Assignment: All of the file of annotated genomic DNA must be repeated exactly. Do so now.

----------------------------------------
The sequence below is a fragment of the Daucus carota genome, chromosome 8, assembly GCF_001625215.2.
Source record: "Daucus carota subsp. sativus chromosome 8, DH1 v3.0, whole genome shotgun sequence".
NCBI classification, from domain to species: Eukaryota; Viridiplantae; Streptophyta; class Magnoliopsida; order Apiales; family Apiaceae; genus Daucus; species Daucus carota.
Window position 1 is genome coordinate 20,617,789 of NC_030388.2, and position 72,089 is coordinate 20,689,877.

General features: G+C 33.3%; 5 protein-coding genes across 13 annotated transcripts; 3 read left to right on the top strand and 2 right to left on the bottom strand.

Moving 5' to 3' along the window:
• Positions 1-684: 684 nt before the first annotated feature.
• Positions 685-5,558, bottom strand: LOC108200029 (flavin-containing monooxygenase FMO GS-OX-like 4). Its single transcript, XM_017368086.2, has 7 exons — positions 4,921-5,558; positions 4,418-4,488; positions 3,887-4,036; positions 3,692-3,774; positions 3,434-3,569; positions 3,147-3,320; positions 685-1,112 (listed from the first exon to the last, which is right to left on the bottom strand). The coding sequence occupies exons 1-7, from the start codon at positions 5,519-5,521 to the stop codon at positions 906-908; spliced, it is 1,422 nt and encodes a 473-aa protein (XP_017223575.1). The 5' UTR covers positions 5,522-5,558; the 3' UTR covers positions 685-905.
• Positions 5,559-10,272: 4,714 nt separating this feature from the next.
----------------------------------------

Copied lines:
The sequence below is a fragment of the Daucus carota genome, chromosome 8, assembly GCF_001625215.2.
Source record: "Daucus carota subsp. sativus chromosome 8, DH1 v3.0, whole genome shotgun sequence".
NCBI classification, from domain to species: Eukaryota; Viridiplantae; Streptophyta; class Magnoliopsida; order Apiales; family Apiaceae; genus Daucus; species Daucus carota.
Window position 1 is genome coordinate 20,617,789 of NC_030388.2, and position 72,089 is coordinate 20,689,877.

General features: G+C 33.3%; 5 protein-coding genes across 13 annotated transcripts; 3 read left to right on the top strand and 2 right to left on the bottom strand.

Moving 5' to 3' along the window:
• Positions 1-684: 684 nt before the first annotated feature.
• Positions 685-5,558, bottom strand: LOC108200029 (flavin-containing monooxygenase FMO GS-OX-like 4). Its single transcript, XM_017368086.2, has 7 exons — positions 4,921-5,558; positions 4,418-4,488; positions 3,887-4,036; positions 3,692-3,774; positions 3,434-3,569; positions 3,147-3,320; positions 685-1,112 (listed from the first exon to the last, which is right to left on the bottom strand). The coding sequence occupies exons 1-7, from the start codon at positions 5,519-5,521 to the stop codon at positions 906-908; spliced, it is 1,422 nt and encodes a 473-aa protein (XP_017223575.1). The 5' UTR covers positions 5,522-5,558; the 3' UTR covers positions 685-905.
• Positions 5,559-10,272: 4,714 nt separating this feature from the next.